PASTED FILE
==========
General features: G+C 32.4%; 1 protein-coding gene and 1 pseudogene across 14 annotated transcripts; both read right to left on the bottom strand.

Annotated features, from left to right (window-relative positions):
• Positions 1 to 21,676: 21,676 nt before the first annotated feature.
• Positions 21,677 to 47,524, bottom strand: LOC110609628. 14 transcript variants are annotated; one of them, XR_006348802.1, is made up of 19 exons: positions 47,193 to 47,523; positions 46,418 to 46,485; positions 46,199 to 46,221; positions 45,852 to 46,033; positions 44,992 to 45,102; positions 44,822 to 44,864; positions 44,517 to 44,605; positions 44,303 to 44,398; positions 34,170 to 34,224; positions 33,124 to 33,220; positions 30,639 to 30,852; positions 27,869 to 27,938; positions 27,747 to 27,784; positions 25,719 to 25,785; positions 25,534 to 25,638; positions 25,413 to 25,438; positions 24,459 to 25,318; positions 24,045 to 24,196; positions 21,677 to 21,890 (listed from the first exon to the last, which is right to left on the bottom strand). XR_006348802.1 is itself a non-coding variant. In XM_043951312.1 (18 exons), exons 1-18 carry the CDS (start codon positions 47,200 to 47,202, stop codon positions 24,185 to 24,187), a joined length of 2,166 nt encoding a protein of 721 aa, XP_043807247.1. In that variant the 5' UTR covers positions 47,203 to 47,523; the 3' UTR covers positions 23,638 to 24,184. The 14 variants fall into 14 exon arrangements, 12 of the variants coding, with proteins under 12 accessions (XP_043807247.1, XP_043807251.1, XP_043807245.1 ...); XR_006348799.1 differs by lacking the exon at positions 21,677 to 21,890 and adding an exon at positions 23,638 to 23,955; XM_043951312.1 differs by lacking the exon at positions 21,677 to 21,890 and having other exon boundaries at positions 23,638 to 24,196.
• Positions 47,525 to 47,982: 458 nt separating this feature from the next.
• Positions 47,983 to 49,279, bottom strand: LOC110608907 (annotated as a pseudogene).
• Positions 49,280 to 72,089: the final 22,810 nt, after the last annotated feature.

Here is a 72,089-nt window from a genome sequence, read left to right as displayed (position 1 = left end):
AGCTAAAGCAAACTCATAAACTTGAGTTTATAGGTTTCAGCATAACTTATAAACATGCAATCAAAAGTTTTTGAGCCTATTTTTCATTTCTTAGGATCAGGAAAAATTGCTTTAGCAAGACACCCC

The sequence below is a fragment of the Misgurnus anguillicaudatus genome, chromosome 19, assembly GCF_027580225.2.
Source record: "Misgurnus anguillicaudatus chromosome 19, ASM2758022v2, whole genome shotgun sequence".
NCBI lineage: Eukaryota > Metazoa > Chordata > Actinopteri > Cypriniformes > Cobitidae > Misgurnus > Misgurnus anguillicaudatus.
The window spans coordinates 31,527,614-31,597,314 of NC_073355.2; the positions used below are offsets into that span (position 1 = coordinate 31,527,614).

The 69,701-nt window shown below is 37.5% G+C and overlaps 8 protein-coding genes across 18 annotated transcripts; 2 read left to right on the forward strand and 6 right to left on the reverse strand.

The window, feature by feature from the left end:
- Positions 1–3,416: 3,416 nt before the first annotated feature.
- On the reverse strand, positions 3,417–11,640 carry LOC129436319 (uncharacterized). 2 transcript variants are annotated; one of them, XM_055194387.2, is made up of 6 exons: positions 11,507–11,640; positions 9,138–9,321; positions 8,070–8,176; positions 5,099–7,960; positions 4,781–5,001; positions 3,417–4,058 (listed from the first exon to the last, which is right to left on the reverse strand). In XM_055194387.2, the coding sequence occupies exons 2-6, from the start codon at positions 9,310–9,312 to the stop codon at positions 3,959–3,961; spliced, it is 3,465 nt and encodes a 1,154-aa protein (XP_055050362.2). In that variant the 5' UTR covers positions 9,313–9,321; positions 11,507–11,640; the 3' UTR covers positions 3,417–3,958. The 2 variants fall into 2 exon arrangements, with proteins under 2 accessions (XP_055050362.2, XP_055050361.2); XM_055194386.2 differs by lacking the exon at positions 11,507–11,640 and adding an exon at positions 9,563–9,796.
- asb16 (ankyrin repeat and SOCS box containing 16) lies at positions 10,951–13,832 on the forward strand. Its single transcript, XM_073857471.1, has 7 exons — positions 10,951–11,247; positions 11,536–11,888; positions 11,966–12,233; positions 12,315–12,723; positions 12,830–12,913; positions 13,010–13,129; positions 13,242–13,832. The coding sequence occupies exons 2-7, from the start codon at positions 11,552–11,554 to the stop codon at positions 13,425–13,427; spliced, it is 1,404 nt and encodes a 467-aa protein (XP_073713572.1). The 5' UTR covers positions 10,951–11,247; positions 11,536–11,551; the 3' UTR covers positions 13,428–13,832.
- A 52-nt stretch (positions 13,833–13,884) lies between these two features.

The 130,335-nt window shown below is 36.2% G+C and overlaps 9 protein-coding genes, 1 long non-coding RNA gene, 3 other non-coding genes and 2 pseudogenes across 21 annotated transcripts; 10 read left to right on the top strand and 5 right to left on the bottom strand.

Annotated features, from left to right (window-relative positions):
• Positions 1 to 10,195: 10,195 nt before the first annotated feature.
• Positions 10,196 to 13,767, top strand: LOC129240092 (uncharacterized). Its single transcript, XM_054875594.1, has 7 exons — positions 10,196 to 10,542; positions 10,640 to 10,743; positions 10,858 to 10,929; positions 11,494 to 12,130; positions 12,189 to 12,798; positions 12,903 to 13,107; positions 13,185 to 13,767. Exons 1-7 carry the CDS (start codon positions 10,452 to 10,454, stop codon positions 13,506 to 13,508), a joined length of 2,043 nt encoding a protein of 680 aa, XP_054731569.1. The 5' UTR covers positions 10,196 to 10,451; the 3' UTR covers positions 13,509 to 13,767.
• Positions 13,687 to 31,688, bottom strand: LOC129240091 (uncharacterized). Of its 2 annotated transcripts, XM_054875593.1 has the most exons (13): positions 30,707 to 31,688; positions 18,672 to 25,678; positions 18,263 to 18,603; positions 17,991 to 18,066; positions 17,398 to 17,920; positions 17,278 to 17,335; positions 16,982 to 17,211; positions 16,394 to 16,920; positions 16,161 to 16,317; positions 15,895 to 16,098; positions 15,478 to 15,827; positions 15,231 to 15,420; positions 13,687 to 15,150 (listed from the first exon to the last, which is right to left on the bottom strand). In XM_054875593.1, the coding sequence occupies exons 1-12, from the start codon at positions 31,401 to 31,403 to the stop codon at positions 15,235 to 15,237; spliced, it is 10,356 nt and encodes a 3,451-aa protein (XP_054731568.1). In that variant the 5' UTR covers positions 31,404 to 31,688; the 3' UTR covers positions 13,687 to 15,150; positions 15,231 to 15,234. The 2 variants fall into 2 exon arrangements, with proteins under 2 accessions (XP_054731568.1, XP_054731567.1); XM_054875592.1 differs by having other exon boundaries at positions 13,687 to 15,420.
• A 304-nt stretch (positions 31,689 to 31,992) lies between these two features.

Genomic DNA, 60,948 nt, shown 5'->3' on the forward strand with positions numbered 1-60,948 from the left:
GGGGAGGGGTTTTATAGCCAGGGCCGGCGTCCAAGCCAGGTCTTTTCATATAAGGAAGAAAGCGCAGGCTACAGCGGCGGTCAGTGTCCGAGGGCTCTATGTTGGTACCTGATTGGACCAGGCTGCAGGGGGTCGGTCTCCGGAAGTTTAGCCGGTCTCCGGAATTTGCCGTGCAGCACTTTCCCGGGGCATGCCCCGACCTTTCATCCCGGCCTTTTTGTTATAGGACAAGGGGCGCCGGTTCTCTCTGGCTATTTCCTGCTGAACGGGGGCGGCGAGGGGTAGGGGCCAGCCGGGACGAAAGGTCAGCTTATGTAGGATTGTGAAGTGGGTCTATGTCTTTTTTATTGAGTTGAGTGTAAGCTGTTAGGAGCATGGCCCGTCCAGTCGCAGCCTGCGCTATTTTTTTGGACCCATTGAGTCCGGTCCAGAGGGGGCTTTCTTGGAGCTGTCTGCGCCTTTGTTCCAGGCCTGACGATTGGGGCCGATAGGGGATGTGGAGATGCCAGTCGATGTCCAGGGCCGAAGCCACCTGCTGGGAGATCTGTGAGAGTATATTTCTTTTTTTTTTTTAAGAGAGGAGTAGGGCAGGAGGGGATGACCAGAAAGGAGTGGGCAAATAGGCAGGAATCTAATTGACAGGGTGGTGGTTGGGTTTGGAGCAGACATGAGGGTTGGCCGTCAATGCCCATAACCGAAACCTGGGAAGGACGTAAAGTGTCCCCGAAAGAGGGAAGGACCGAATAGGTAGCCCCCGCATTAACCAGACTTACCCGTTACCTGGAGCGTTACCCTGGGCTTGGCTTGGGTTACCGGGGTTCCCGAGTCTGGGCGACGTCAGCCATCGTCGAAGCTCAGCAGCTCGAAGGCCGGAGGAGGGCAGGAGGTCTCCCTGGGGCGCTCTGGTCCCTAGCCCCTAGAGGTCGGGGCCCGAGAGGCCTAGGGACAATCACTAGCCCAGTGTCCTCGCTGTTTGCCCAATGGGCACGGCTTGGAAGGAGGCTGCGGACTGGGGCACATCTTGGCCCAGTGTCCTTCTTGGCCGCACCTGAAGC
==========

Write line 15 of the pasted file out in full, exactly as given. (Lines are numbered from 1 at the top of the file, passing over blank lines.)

The window, feature by feature from the left end: